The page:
Continuation Sail - Multicoloured Vomit
|Cambridge, 30th November 2001|
I have to admit that I don't remember a great deal about the day. After missing lunch, we start a headsail change, with myself at bow and Jim as number two (numbering from the pointy end). At least at bow I've got the forestay to hold on to much of the time, whereas Jim was getting thrown around a bit. Still, we manage to get the new sail up and tacked on, old sail down and despite a bit of a fight it's tied up. Pass it back up the boat, and Jim and myself start to hank on the new sail. I'm not feeling too great at this point, but Jim also looks pretty knackered so we just get up there and get on with it. Most of the way through getting the new sail on, I'm going to throw up, which is done off the bow end. Not much comes out, and I'm not feeling too hot now. I get back to the stern of the boat, cursing all the time having to unhook and rehook on as you pass the various obstacles in the way of the safety lines.
From then on, I throw up a few more times. I go in a cycle around; I throw up - nice bright yellow/orange bile over the deck - then feel really knackered. I just can't keep my eyes open and focussing, so I just get my head down and switch off. Start to wake up a bit after a while, eyes open looking at what's going on, how everyone else is doing. Then after a bit of that, I throw up again; back to square one. In one of my more lucid moments, I see that Tony is sick of the back of the boat as well, which at least cheers me up - nothing like misery in company! Later on, when the other half of the crew undo our sail change, a couple of them don't feel too hot at the start but Cal gets them to work through it. From my vantage point in the cockpit I see Richard Two hurl black tar like vomit from the bow off the low side of the boat - even in the moderate winds I can clearly hear him as well; a pretty noise hurl all things considered. Richard One was also sick, which I missed, as was Zoe. She was next to Alex at the time, who told her to be sick over the side. However, in the heat of the moment she went for the high side (i.e. to windward) rather than the safer low side. Hand over mouth at the time; she manages to cover herself with sick. Worst to come as the remainder gets caught by the wind and is directed straight into Alex's face. Apparently there were a few small chunks. Lovely.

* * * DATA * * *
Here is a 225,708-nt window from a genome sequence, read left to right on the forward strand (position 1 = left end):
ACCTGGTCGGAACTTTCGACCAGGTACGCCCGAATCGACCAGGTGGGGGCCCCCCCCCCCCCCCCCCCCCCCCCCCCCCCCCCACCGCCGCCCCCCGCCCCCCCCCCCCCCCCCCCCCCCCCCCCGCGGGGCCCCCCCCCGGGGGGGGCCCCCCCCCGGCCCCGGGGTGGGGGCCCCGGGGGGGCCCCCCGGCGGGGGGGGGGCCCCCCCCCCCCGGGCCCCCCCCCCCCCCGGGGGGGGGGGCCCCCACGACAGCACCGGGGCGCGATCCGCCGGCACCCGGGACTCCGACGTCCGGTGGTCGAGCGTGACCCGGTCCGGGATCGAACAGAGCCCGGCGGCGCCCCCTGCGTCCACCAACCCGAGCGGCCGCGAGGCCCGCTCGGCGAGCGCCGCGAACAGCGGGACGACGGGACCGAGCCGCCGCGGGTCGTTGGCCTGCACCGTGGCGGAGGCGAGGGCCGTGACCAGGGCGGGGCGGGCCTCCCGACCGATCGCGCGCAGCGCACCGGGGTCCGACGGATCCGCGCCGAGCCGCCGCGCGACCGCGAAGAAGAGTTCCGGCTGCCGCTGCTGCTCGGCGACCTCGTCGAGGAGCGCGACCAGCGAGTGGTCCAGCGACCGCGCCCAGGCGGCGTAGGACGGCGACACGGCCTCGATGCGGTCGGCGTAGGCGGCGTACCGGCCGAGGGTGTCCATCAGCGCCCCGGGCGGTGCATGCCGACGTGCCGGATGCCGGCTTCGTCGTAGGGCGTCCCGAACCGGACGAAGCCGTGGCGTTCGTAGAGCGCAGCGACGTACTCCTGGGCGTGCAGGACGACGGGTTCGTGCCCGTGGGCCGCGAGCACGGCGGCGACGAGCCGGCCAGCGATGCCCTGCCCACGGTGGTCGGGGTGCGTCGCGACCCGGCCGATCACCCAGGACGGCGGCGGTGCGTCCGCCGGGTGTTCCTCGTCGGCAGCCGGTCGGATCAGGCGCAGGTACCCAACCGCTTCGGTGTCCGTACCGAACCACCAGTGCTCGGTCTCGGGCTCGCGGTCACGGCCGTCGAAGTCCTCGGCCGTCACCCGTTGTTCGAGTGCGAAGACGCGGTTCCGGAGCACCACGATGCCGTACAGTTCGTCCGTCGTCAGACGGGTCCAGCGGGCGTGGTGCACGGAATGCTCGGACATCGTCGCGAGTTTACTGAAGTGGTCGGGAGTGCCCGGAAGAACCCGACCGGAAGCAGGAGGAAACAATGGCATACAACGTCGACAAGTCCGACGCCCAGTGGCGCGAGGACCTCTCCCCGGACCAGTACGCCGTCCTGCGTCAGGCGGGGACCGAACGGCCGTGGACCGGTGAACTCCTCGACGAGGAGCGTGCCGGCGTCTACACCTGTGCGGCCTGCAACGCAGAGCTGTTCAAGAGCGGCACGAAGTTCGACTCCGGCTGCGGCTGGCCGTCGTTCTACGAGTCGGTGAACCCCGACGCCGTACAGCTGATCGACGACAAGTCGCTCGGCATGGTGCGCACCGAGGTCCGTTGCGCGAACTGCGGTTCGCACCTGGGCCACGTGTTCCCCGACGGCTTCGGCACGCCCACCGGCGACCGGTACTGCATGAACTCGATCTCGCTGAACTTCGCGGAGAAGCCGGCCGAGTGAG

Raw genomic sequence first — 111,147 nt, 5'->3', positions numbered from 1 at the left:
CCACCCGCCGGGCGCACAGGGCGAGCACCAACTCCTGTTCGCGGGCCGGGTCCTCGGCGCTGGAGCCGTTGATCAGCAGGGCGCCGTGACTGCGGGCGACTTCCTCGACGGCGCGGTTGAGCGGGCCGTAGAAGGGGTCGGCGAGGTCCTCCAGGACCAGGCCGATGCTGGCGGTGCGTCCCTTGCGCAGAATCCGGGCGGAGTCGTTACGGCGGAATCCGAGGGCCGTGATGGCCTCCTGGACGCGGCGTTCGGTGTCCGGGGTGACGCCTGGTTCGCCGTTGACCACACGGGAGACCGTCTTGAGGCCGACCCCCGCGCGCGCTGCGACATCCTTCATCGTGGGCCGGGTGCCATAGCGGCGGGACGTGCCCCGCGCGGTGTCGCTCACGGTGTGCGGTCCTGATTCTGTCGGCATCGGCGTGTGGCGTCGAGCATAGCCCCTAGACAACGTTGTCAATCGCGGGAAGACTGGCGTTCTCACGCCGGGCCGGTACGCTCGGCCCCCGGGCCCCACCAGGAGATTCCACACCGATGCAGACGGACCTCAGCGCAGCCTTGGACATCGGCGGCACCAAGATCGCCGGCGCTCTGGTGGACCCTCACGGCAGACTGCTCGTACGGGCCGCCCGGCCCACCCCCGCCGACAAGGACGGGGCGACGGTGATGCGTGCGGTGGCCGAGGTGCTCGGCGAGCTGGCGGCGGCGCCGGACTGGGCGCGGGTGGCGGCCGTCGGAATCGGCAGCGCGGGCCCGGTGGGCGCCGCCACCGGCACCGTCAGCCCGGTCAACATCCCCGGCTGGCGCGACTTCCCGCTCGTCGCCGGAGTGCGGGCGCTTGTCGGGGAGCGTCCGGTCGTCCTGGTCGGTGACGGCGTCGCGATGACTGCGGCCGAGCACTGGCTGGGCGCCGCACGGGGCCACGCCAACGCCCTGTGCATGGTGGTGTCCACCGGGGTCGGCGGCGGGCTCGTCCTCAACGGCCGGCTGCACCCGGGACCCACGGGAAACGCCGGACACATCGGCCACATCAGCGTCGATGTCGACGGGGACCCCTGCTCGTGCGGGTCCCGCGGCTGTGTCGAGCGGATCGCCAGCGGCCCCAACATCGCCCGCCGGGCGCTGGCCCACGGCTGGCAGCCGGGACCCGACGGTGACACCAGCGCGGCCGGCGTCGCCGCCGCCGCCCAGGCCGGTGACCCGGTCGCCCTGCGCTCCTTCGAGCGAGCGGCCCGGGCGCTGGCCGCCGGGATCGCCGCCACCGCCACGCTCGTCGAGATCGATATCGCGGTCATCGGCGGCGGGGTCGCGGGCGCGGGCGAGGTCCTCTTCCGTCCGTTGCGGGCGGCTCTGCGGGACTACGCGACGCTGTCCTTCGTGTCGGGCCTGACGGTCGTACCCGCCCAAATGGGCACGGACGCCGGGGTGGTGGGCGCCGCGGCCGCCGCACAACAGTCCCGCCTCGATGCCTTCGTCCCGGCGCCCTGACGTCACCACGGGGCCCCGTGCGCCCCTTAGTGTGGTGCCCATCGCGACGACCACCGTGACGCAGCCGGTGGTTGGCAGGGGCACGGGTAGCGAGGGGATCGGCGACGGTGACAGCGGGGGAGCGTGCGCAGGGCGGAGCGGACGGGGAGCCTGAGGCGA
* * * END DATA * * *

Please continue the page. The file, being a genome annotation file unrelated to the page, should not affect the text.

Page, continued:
Since Cal is now left with Jim and Alex fully fit, myself recovering but not really with it, and the rest of the crew a little dodgy, he decides to call the night sail off, but put in a long day tomorrow for a last sail. At the time I was fairly grateful, since I know that this was the quickest way for me to recover. Looking back now, I think we were let off easy, but I think that one of the slight shift in ethos of the training sails is away from just pounding people towards teaching them, even if that means taking it a little easier. We've got to learn to do both, but at least this way when the going gets really rough we'll at least know what we're supposed to be doing. As we head in towards Cowes we decide to shake out the reef that's in, only to be immediately hit by a squall - rain coming down hard with the boat just a little overpowered. Just to remind us who's boss out there...
We arrive at Cowes, and tie up at the marina there. Dinner that night is steak in a tomato and black pepper sauce (with just a little chilli and Tabasco) before heading to bed for an early start to the last day.